Money laundering scandals, uptick in penalties in Europe spark new risk retrenchment
As Europe’s financial conduct authorities get tougher, banks will be even less likely to support trade between the EU and states that are small and poor – a further expansion on broad bank de-risking away from regions that could present more anti-money laundering risk than they are worth.
Ever since the 2008 financial crisis, US financial misconduct fines have led the world.
However, defenders of Europe’s more collegiate approach to tackling banks’ money-laundering shortcomings say US banks also lead the world for de-risking, shunning some of the globe’s poorest countries from access to the dollar system.
Now a spate of money-laundering scandals is hardening the determination of European regulators to prove they are just as tough as their American equivalents – with recent penalties soaring into the hundreds of millions of dollars.
And it will have the same effect of turning banks further away from fragile nations, and even charities in their home markets, if the profit is not big enough – particularly if a regulator fines a bank in a given region for not engaging in adequate anti-money laundering (AML) risk mitigation for certain clients, products or jurisdictions.
“I’m not risking my license for a correspondent banking relationship that brings €100,000 in fees,” as one western European bank chief executive tells me.
HSBC holds an indication of what is coming. It withdrew from about 20 countries and 100 business lines under Stuart Gulliver’s leadership in the early and mid-2010s, partly because of money-laundering risks, after a $1.3 billion deferred prosecution agreement in the US.
“The easiest way to avoid financial crime is not to engage in risky business,” comments Colin Bell, HSBC’s chief compliance officer.
More EU banks getting gun-shy on AML risk
Other European banks are heading the same way.
Deutsche Bank could be at least five years behind HSBC in terms of its hold on financial crime issues, says one prominent figure in London’s anti-money laundering (AML) community.
But even as Deutsche becomes more reliant on business such as German trade finance, a €200 billion Danske Bank scandal in Estonia will discourage it from dealings with poorer countries.
At a European Parliament hearing this year over Deutsche’s role as the main correspondent bank to Danske in Estonia, according to Reuters, its head of anti-financial crime Stephan Wilken said the bank had already cut correspondent banking relationships by 40 percent since 2016 and had entirely shut off Moldova, for example.
That is only likely to get worse.
Commodity trade finance shrinking after flurry of fines
Dutch banks, too, gained a bigger share of commodity trade finance, which touches some of the world’s most volatile nations, due to BNP Paribas’s greater circumspection after a $9 billion sanctions-busting fine in 2014.
Yet Dutch commitment to this product, and others like it, is in greater question after a record €775 million Dutch AML penalty against ING late last year, which has sparked more wariness about the issue at ABN Amro too.
In France, after BNP Paribas, Société Générale – another big commodity trade finance bank – is facing more questions from jittery investors about its commercial banking network in eastern Europe and Africa. These are some of SocGen’s most profitable and fastest-growing businesses.
During the past year, SocGen has exited all but the biggest Balkans except Romania. The choice of buyer, Hungary’s OTP, in part reflects money-laundering concerns at bigger western European banks.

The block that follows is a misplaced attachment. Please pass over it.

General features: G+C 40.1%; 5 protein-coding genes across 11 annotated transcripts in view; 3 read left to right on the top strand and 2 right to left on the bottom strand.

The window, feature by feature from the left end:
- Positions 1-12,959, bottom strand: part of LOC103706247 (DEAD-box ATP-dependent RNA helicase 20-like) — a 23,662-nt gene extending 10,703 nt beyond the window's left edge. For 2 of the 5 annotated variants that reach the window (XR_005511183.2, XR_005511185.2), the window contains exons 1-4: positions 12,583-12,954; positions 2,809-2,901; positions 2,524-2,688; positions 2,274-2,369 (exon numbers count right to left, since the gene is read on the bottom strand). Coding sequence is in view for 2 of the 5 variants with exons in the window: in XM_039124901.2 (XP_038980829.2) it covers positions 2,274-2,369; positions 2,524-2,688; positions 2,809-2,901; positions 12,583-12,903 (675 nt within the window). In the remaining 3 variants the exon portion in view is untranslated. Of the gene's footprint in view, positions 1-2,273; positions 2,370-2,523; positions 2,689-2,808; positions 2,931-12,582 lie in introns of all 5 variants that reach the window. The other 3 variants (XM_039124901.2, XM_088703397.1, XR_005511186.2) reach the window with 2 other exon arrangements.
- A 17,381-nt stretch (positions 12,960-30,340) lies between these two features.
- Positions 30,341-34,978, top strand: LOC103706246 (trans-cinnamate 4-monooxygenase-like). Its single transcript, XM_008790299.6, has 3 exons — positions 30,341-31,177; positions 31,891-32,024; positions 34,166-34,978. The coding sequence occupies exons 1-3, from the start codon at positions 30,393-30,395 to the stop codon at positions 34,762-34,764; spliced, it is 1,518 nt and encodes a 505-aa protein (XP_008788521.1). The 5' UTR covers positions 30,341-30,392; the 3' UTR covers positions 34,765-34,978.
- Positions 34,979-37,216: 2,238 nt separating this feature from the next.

The new trend is most obvious in Scandinavia.
Earlier this year, after the full scale of suspicious flows through Danske’s Estonian branch became clear, the bank said it was exiting operations across the Baltics and Russia, and not just in Estonia, as the local supervisor demanded.
Nordea has made a similar move, again largely out of money-laundering concerns. During the past weeks, Danske has been reviewing its correspondent network, with a view to de-risk, (via Euromoney).
Monroe’s Musings: This is a story I knew was coming to come out at some point – it was just a matter of time.
In recent years, any time U.S. regulators and investigators heavily sanctioned a large domestic or foreign bank for AML failings – whether they are tied to certain countries, customers or products, like correspondent banking – these operations did some major soul-searching.
In short, they engaged in a major recalibration of AML risk in a bid to prove to regulators they have both strengthened overall financial crime compliance defenses while at the same time pulling away from the riskiest regions or entities.
In essence, they are reducing the throughput of higher risk funds to give a buffer to devote more resources to current customers and regions while remediating and rooting out past failings.
The problem is that these jurisdictions will still want to move money and may turn to money remitters with weaker AML standards – or even enlisting the criminal element.
That means millions or even billions of dollars may move around the globe without being scrutinized by banks and reported to authorities in customer transactions or suspicious activity reports. It also means a black hole of missed investigative intelligence.
One of the most challenging current dynamics in the global AML game is finding the right balance between regulatory oversight and enforcement and bank fincrime compliance programs and effectiveness.
At issue is examiners properly nudging profit-focused financial institutions with the right amount of force to create timely, rich and relevant intelligence for law enforcement – rather than just going through the motions to check boxes – while these selfsame investigative agencies close the validation loop by providing detailed feedback to banks on what they are doing right to close cases and what criminals are doing to game the system.